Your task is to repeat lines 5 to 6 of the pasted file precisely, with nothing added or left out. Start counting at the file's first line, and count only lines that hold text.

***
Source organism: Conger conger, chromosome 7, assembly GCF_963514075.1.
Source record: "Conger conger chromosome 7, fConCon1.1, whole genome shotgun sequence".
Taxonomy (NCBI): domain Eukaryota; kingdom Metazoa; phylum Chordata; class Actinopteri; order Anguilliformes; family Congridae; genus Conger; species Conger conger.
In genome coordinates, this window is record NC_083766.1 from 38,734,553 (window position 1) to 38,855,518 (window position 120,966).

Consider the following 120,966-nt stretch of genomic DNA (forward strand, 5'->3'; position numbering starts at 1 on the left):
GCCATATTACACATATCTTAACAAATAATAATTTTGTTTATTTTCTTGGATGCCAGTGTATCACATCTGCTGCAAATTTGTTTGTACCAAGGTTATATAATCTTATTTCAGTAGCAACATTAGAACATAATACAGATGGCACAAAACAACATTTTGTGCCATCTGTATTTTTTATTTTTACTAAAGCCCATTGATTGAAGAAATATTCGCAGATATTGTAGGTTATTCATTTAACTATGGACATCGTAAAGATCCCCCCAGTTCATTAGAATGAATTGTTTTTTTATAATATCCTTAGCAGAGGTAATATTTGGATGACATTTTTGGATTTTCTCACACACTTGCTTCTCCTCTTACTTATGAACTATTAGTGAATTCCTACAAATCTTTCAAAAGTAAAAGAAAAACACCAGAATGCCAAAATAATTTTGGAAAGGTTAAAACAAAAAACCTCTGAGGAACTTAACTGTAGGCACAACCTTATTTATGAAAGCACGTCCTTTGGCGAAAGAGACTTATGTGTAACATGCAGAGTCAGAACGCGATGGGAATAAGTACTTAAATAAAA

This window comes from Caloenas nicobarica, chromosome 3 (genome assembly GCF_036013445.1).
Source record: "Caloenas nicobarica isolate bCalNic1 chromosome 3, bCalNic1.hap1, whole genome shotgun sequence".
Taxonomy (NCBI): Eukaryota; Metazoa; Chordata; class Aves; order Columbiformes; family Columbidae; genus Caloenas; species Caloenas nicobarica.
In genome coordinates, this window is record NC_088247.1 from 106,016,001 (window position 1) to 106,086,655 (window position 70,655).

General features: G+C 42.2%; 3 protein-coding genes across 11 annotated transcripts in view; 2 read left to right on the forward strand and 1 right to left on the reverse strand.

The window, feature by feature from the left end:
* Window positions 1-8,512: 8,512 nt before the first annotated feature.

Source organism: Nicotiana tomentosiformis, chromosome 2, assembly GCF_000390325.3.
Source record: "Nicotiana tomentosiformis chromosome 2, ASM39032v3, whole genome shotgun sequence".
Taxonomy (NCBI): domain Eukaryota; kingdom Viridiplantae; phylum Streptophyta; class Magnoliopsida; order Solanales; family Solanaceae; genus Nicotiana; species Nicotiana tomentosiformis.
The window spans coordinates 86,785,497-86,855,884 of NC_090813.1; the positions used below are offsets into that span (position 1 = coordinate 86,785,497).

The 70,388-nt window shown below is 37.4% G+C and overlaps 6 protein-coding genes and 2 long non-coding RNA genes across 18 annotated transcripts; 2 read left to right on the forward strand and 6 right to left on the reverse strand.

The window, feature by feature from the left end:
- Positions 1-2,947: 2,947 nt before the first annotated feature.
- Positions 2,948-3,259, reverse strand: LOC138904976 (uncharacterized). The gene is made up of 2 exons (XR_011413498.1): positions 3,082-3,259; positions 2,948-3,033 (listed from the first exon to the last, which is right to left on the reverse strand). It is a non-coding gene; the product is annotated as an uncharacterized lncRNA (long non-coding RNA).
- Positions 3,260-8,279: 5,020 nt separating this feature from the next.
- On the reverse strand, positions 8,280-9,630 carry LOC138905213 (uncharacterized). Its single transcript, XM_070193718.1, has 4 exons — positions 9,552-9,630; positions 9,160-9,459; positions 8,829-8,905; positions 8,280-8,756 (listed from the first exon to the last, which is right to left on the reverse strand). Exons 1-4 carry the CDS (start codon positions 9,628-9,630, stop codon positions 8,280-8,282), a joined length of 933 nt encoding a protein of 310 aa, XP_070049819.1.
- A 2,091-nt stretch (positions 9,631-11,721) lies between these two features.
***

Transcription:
Consider the following 120,966-nt stretch of genomic DNA (forward strand, 5'->3'; position numbering starts at 1 on the left):
GCCATATTACACATATCTTAACAAATAATAATTTTGTTTATTTTCTTGGATGCCAGTGTATCACATCTGCTGCAAATTTGTTTGTACCAAGGTTATATAATCTTATTTCAGTAGCAACATTAGAACATAATACAGATGGCACAAAACAACATTTTGTGCCATCTGTATTTTTTATTTTTACTAAAGCCCATTGATTGAAGAAATATTCGCAGATATTGTAGGTTATTCATTTAACTATGGACATCGTAAAGATCCCCCCAGTTCATTAGAATGAATTGTTTTTTTATAATATCCTTAGCAGAGGTAATATTTGGATGACATTTTTGGATTTTCTCACACACTTGCTTCTCCTCTTACTTATGAACTATTAGTGAATTCCTACAAATCTTTCAAAAGTAAAAGAAAAACACCAGAATGCCAAAATAATTTTGGAAAGGTTAAAACAAAAAACCTCTGAGGAACTTAACTGTAGGCACAACCTTATTTATGAAAGCACGTCCTTTGGCGAAAGAGACTTATGTGTAACATGCAGAGTCAGAACGCGATGGGAATAAGTACTTAAATAAAA